From Kagoshima I had hoped to head out into a national park for some walking, but it turned out that busses only ran at the weekend so I found myself on a train heading for Kumamoto. There was a surprise here too as the a new bullet train line had been built, and the trains were brand new as well - I had to check twice that the carriage I was in was standard class as it seemed better than a normal first class with large combatable seated, wooden fold out tables and lots of leg room. The other surprise as I settled down was that the line is not as yet complete, so we had to change back onto the normal train network halfway.
The main attractions in Kumamoto are the castle, which is very large, and a nice sculpted garden towards the edge of town. The problem was that by this time I had been in Japan over 2 years and been travelling for the over two week, concentrating on the big tourist areas, so had already seen many great castles, temples and gardens, and so I could not bring much excitement from Kumamoto, however grand the castle or precise the gardens. The most famous food of the area was raw horse meat, but again it was nothing I hadn't tried several times before so couldn't get overly excited. What I really wanted was a few days out in the wilds for some walking and nature so the next day caught the train out the largest active volcano in the world, Aso san.
After several hours of heaving itself into the mountains the local train finally pulled into Aso-station and a few people dismount into the bright sunshine. Aso is a town near the centre of the largest volcanic crater on earth and from the town this appears as a mountain ridge following the whole length of the horizon. Within this large crater are a number of towns and right at its heart is a new volcano that has more recently been pushed up and is currently the only active part of this impressive site.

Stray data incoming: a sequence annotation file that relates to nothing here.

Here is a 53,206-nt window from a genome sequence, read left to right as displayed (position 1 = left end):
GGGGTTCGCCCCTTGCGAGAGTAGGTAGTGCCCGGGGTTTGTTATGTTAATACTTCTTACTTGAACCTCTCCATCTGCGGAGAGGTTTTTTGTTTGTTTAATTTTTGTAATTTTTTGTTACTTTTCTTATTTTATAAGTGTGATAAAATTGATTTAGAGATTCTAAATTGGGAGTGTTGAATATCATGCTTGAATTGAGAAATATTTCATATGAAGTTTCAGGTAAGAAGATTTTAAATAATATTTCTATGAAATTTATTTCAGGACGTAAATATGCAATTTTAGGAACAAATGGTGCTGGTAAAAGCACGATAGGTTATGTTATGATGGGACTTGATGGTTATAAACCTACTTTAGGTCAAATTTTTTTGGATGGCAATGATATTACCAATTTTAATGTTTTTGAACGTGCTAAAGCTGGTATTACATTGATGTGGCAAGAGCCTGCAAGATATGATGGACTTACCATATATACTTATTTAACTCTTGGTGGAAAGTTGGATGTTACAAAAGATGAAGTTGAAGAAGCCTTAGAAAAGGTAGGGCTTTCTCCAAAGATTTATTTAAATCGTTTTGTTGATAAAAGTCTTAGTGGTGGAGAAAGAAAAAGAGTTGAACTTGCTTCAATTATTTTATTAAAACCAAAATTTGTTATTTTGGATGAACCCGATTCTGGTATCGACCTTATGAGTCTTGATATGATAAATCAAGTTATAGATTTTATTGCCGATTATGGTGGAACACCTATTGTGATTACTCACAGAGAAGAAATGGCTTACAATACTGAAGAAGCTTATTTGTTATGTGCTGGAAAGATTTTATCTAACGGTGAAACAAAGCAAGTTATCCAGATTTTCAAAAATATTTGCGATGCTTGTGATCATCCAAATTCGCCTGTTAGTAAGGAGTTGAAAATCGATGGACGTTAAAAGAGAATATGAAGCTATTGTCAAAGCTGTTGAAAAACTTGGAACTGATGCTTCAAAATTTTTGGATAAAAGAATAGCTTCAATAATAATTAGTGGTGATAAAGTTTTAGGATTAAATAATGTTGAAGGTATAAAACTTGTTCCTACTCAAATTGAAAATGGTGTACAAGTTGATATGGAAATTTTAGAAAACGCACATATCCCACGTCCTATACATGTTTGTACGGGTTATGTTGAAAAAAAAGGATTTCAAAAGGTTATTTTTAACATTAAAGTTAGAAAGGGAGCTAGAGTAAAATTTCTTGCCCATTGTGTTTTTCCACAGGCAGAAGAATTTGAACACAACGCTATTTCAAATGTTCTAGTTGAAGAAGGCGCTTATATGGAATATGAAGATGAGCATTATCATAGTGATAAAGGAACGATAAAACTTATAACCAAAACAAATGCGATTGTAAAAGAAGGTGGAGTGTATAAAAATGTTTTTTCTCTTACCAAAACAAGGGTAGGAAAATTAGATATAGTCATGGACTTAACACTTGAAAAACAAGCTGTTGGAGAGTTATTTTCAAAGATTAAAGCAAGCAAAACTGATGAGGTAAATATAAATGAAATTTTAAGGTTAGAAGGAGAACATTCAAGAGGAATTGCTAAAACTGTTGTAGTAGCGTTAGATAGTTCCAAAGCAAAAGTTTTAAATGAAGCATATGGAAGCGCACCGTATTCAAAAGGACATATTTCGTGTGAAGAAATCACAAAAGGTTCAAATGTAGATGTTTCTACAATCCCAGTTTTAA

On my way up the road to the youth hostel a woman stopped her car to give me a lift and it was only when we arrived that I realised she was the owner. My plan had been to wander around the town for the day then go up to the volcano the following day for a longer day of walking, however after some discussion the owner found the local
weather report with said the following day would bring rain so I grabbed my day bag and ran to catch one of the infrequent busses heading for the summit.
From the bus park a cable car takes you straight to the crater summit which looks very much like a war zone with large concrete shelters as well as maps indicating the toxicity of various regions around the crater. The reason for this is that the crater is very active and over the years quite a few people have lost their lives in and around the area to sudden explosions. The plumes of toxic smoke rising from the sulphurous lake at the crater bottom are also dangerous if the wind is in the wrong direction, but fortunate all was calm the day I visited, so I was able to look around the whole area. After this I was a little bored and had masses of energy due to the significant drop in both temperature and humidity suddenly allowing the body to move easily, and so I headed out